Given the astounding amount of money each of these players spend on advertising (E*Trade’s $86M is an example), I do not think the companies are getting as much for their money as they could. An editorial presence in print, radio, internet and, of course, TV would extend the advertising dollars and dramatically improve ROI.

In my own work, I garner millions of dollars in PR for my firm — TV, Radio and Print. My motivation are not PR — I do it because I enjoy participating and furthering the debate — but that is surely the main reason my firm pays me a salary (btw guys, I want a raise).

Where is E*Trade’s talking head? Its astounding to me they dont have one — Schwab and Ameritrade do. It would extend and further the huge advertising outlay they make. The platform alone guarantees at least moderate coverage.

I figure for about a million a year (plus or  minus) — the Chief Investment Strategist position, staff, office, research, etc — they could add close to a 50% increased return on their massive ad outlay.

That’s the first layer; consider each of the following topics (B – F) as supporting the PR/Branding/Marketing aspect of the firm:

B.  Blog (Web logging)

Blogging is a great way to provide a readership with an overview of topical issues related to current media. By frequently posting short, interesting blurbs related to a given topic — i.e., the macro-economy, market moves, releases, etc. — a readership develops, drives traffic, and stays within a given website.

I’ve maintained a weblog in various forms — most recently The Big Picture — since  after 9/11. Since moving it to Typepad, readership and traffic have grown nicely. According to one traffic ranking site, The Big Picture consistently ranks in the top 100 web blogs. This is out of millions of blogs, with no advertising budget, staff, or research dollars.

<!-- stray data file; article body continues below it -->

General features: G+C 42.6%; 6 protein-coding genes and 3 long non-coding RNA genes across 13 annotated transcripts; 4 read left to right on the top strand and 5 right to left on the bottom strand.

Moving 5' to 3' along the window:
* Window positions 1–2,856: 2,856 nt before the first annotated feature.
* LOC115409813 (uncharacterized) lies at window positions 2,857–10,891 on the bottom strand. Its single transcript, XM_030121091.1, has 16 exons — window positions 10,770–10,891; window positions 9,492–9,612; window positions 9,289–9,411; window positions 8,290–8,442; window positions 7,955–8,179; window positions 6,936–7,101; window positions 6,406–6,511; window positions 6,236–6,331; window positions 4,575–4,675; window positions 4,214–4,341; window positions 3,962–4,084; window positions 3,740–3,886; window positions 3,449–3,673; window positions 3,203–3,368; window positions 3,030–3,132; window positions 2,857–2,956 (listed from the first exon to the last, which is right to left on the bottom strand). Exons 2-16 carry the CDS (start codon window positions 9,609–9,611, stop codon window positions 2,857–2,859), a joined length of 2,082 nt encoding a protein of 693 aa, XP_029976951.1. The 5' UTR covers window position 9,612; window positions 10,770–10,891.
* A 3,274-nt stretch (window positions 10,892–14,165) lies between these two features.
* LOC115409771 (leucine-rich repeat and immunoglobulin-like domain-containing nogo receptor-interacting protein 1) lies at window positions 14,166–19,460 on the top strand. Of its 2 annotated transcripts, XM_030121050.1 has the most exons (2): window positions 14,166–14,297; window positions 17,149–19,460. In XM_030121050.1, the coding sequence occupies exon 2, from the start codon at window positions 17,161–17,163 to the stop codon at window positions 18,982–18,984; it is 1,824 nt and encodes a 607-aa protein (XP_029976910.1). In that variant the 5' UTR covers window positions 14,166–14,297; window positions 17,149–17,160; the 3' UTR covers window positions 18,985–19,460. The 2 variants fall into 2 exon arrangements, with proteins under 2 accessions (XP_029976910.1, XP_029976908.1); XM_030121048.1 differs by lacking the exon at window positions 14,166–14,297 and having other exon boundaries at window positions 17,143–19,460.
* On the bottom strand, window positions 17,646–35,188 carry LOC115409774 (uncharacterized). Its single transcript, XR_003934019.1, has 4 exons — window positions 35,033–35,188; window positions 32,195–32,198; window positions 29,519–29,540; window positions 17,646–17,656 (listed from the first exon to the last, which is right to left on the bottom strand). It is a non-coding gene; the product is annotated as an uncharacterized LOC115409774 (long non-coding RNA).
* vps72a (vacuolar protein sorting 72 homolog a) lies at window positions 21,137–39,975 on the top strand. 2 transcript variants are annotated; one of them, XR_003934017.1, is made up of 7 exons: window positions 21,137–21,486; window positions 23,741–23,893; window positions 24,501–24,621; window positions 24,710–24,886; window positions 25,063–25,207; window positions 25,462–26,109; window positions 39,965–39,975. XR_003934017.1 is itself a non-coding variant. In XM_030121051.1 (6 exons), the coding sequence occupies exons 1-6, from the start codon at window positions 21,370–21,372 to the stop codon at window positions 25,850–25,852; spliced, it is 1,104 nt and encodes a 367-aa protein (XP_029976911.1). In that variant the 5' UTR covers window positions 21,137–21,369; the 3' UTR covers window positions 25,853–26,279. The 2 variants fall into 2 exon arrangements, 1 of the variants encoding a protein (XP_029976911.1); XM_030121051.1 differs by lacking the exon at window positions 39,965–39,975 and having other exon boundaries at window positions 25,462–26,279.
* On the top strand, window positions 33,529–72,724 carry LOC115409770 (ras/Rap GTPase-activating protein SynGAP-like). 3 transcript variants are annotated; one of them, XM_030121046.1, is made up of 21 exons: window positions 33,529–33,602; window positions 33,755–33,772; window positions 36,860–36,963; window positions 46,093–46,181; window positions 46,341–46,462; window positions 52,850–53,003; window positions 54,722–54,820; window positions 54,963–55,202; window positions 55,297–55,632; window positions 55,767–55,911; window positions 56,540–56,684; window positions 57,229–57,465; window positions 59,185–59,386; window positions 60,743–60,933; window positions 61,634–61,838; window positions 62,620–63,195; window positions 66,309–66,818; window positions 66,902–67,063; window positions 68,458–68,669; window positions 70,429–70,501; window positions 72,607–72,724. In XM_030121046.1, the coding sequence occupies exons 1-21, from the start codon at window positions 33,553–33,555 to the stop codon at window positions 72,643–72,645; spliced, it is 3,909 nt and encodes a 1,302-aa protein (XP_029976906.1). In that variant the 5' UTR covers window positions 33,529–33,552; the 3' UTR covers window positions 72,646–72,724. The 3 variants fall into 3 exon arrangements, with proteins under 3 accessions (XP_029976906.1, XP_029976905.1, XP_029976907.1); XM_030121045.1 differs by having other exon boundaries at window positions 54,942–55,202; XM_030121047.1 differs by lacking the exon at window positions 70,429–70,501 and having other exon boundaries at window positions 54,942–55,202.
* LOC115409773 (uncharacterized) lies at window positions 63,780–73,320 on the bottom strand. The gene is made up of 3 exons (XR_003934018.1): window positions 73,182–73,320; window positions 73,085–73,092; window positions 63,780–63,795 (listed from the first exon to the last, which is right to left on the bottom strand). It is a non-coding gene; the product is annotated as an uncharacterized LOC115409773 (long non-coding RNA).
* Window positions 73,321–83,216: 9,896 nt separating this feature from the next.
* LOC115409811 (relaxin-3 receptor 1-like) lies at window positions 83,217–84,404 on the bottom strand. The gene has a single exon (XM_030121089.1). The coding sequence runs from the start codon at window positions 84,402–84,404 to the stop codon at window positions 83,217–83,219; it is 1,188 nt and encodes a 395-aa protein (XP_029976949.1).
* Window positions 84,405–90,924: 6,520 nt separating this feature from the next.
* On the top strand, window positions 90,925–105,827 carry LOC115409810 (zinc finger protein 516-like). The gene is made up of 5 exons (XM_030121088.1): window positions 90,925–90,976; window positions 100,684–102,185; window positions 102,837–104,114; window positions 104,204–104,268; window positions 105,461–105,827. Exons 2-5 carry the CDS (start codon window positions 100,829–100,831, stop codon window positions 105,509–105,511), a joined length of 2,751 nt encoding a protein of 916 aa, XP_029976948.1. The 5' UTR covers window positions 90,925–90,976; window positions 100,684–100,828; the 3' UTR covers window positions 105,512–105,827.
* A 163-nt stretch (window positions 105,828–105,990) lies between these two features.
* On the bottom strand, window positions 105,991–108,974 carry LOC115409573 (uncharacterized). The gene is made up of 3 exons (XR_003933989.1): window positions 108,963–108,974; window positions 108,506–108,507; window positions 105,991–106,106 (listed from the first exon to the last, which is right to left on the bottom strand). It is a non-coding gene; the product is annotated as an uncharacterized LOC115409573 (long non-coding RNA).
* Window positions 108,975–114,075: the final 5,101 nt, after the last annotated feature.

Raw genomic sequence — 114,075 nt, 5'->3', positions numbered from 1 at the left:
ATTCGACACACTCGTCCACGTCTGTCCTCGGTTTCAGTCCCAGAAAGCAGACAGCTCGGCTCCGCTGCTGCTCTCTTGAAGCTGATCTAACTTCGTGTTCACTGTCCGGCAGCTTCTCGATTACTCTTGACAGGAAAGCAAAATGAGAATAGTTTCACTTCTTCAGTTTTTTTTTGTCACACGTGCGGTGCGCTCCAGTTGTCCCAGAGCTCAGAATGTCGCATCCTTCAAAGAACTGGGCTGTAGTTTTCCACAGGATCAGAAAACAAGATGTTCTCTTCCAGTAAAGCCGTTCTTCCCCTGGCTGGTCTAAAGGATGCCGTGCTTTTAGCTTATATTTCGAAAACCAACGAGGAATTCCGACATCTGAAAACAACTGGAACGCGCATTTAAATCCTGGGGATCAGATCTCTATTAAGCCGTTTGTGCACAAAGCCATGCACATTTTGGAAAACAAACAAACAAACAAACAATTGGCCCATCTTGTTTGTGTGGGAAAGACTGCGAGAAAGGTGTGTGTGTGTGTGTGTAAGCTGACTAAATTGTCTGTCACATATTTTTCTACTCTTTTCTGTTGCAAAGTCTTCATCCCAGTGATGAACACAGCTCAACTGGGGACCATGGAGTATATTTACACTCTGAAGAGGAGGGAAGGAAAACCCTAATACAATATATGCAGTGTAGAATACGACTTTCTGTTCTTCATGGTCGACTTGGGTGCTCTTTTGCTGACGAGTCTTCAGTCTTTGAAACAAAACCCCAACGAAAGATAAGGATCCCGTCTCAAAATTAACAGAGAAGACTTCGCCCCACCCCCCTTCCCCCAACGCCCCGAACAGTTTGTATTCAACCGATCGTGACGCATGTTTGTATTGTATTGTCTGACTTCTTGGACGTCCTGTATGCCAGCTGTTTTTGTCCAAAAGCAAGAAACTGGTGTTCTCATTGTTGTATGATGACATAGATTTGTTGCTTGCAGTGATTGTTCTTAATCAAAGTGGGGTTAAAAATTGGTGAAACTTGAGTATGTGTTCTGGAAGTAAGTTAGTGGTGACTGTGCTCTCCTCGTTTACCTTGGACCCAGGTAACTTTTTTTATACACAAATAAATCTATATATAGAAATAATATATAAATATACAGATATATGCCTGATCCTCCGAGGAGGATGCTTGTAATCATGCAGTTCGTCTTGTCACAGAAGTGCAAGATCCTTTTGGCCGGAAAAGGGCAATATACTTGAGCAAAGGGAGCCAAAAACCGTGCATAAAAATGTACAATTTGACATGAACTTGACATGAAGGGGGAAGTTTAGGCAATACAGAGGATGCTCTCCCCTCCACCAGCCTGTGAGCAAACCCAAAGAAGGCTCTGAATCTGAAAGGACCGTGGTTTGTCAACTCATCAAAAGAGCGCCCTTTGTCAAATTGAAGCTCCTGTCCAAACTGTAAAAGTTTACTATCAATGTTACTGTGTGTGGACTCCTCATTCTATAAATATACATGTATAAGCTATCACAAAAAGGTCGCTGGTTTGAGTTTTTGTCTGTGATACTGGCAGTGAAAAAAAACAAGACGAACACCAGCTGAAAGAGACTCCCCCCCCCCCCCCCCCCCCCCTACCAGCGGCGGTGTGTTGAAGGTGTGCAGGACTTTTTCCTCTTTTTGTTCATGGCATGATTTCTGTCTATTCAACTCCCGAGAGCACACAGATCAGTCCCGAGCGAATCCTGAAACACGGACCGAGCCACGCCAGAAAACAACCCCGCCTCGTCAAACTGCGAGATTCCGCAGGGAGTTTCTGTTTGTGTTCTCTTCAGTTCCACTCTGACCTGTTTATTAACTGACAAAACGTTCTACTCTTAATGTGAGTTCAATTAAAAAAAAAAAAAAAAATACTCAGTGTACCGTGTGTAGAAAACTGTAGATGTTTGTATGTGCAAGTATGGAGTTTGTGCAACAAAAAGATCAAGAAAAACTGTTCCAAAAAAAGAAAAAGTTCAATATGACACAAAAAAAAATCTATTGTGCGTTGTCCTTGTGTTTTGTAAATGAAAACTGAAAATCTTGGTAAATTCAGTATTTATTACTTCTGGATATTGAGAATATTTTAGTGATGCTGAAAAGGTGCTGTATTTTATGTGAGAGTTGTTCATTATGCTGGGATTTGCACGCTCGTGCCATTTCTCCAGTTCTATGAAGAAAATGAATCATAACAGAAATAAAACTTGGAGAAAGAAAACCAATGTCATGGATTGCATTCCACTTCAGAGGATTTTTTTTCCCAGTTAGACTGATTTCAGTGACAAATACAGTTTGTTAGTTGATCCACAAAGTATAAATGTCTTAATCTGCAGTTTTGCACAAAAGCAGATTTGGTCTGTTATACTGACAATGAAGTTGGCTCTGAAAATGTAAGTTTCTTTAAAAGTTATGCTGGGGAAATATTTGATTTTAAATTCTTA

There are a few examples of where a business’s website added a known blogger and drove their own traffic and reader retention much higher. The best example I know of is Washington Monthly, which integrated Kevin Drum’s CalPundit blog into their front page. But other companies have been using them for a variety: see  Jupiter Research and Microsoft as examples of different applications of Blogging to a corporate need.

E*Trade needs to hire a talking head, start a blog (with some editorial assistance and a small blogger crew), make their site stickier and actually be useful for their clients. Further, you
can use it to attract new clients who are not reached thru newspapers or TV ads.

On a ROI basis, I’ll bet a good blog utterly kicks TV advertising’s ass.

On-line brokers need a stickier site, a reason for customer and non-customers alike to hang around their — perhaps even open an account.

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Category: Markets, Trading

Apprenticed Investor: The Zen of Trading

Category: Investing, Psychology, Rules, Trading

How to Short a House

Category: Real Estate, Trading

Short term Frothiness could lead to an Intermediate Top

Category: Markets, Trading

Looking for the Next Catalysts

Category: Markets, Trading

John Murphy’s Ten Laws of Technical Trading’s Chief Technical Analyst, John Murphy, has created another set of trading rules:   “Ten Laws of Technical Trading:” “Which way is the market moving? How far up or down will it go? And when will it go the other way? These are the basic concerns of the technical analyst. Behind the charts and graphs and…Read More

Category: Rules, Technical Analysis, Trading

Weekend Wrap Up

Category: Economy, Markets, Trading